|An absolute icon is leaving wrestling for good|
Photo Credit: Kelly Kyle/Texas Anarchy
Rachel Summerlyn wrestled her final match on February 16, 2013 according to Cagematch, defeating Sami Callihan in front of a raucous Upstate New York crowd for Squared Circle Wrestling. Injuries kept her from the ring initially; she stayed on the sidelines to pursue other things in her life in privacy. Even though she never officially retired before her appearance on Sunday, she quietly has been living life on her own terms, outside the wrestling industry and most importantly away from the bullshit politics and personal strife that had haunted her backstage in the final year or so of her active career. Every decent person deserves peace in their lives, and for the last year, Summerlyn has seemingly gotten that kind of tranquility that she couldn't get haunting the same ruts she had at the end of her career. But for someone as influential, as talented, and as important as she has been to Austin and San Antonio locally and independent wrestling on the whole, she deserved some kind of closure as well.
The hip thing would be to paint Summerlyn's career as some kind of tragically underrated period in time. I don't know how she's perceived nationally, mainly because I've spent the last three-plus years of my wrestling fandom focused in on promotion in Texas like Anarchy Championship Wrestling and Inspire Pro, but it was in that area of the country where her fearlessness and intensity set an example for everyone. From her first match against Mickie Knuckles in IWA Mid-South, where she was thrust into a baptism of fire in the form of deathmatch wrestling, all the way through her gorefests with Scot Summers, she was never afraid to bleed, never afraid to take the big bump, never afraid to toe to toe with whoever it was she tasked herself with wrestling. Gender meant nothing, and because of that, it meant everything. She was every bit as feminine as one might expect from a blonde bombshell and still would knock anyone down a peg or two regardless of who they were.
And even if Ring of Honor or SHIMMER didn't know what kind of performer they had with her, she still left an indentation nationally. ACW for years was a hub for the best wrestlers in the world to cycle through, and up until the beginning of 2013, that promotion was her yard. I would like to think that Sara del Rey came through Austin, saw Summerlyn belly up to the bar against lunks like Summers or psychopaths like Matthew Palmer (and I mean that in the most glowing positive way possible, luv u Centerfold) and thought she could do the same thing up north. Daizee Haze, El Generico, Chris Hero, RD Evans, Portia Perez, Jessicka Havok, all of them came through Texas in some fashion, and they were all indelibly touched by her fire and passion.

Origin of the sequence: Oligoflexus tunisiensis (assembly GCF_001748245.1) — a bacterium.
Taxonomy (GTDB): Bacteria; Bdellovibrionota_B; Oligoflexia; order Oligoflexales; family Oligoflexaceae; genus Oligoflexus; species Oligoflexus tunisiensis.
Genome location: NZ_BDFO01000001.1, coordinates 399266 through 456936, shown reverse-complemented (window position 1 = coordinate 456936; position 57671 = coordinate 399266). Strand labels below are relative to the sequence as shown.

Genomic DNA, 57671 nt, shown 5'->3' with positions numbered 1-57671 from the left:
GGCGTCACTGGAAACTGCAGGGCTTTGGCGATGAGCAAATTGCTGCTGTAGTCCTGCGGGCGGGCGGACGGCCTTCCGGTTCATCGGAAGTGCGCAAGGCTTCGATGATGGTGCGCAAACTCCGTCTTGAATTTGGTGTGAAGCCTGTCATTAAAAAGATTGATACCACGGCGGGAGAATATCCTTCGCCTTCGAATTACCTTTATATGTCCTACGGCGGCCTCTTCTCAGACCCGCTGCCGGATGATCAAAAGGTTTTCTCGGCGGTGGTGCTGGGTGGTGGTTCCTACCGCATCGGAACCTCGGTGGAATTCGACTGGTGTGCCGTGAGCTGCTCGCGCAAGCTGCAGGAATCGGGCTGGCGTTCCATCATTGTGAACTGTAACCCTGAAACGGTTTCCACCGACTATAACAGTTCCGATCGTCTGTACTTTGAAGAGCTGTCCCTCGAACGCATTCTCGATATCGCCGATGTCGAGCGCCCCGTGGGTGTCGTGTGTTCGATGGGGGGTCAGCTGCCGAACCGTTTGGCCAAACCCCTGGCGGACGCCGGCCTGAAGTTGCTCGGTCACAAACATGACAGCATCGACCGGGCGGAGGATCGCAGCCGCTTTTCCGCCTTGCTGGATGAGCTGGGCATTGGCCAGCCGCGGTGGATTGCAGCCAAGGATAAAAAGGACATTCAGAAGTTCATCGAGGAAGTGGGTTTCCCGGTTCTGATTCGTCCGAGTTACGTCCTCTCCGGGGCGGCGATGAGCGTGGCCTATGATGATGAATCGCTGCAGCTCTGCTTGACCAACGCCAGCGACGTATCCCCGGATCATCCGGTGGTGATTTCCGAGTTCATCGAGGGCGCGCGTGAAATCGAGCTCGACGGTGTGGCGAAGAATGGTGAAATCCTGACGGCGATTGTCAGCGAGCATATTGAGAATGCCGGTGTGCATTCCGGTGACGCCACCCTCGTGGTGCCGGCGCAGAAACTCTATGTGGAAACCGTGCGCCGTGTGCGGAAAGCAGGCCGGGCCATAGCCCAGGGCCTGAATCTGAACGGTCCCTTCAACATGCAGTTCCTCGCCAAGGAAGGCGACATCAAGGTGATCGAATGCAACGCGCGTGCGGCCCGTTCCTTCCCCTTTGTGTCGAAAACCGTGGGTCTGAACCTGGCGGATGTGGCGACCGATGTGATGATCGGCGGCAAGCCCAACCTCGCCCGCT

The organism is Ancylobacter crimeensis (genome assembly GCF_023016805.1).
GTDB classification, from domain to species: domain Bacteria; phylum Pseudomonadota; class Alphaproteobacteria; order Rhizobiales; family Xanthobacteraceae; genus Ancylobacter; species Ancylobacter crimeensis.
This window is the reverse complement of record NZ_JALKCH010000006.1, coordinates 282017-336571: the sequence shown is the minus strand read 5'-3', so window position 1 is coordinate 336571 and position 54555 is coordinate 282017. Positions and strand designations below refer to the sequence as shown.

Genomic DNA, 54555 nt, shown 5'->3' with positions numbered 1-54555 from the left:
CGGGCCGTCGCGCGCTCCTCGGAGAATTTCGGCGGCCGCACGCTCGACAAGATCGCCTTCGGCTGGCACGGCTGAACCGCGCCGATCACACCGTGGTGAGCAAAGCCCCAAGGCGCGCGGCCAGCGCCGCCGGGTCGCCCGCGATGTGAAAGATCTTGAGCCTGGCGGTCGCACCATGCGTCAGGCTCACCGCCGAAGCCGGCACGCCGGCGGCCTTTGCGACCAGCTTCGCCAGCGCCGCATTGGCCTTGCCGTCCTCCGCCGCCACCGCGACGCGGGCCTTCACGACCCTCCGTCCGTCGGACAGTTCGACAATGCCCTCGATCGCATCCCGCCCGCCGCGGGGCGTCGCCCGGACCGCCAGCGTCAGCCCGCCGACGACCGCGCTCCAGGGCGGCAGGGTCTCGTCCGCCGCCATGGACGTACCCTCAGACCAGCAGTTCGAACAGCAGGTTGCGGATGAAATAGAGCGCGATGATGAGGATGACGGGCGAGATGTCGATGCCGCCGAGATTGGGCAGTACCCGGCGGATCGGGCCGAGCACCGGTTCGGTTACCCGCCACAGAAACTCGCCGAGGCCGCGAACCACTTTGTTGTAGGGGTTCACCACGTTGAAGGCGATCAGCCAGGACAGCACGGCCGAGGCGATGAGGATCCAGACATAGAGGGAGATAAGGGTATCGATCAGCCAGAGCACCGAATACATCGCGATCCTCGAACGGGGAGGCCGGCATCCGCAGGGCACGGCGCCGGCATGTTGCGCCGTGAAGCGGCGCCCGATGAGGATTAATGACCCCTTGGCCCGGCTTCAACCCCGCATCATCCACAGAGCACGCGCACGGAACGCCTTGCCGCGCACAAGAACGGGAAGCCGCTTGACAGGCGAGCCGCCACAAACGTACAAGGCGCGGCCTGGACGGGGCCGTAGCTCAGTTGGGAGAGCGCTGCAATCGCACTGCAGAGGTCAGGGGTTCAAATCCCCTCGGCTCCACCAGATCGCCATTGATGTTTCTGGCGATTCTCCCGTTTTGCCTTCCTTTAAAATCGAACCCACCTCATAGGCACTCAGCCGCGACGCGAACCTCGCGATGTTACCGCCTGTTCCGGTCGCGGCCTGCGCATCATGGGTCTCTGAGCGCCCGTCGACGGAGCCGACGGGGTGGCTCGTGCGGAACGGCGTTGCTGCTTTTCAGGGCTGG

That fire and passion isn't dying by any stretch of the imagination; it will just be directed into various areas of her own personal life instead of wrestling. While a great fire is being extinguished in the wrestling world, Summerlyn, like every great performer, has the absolute right to end her career on her own terms. She has given so much to wrestling and honestly has never asked for anything in return but a fair mind to the art she was creating. And for that, I am eternally grateful. She more than anyone changed my mind on what wrestling could be, who could wrestle each other, and what limits and boundaries could be broken. She's forever an icon to me.
And so I say thank you, Rachel. Thank you for putting your blood, sweat, and tears into your work. Thank you for breaking boundaries. Thank you for leaping from the balcony of the Mohawk and making Scot Summers bleed his own blood. Thank you for the prom dresses, for becoming Harley Quinn, and for Cookie Monster. Thank you for sharing your bromance with Jessicka Havok and for sharing your time with me on my podcast. Thank you for everything. Now go enjoy life. You deserve it more than anyone in wrestling that I know.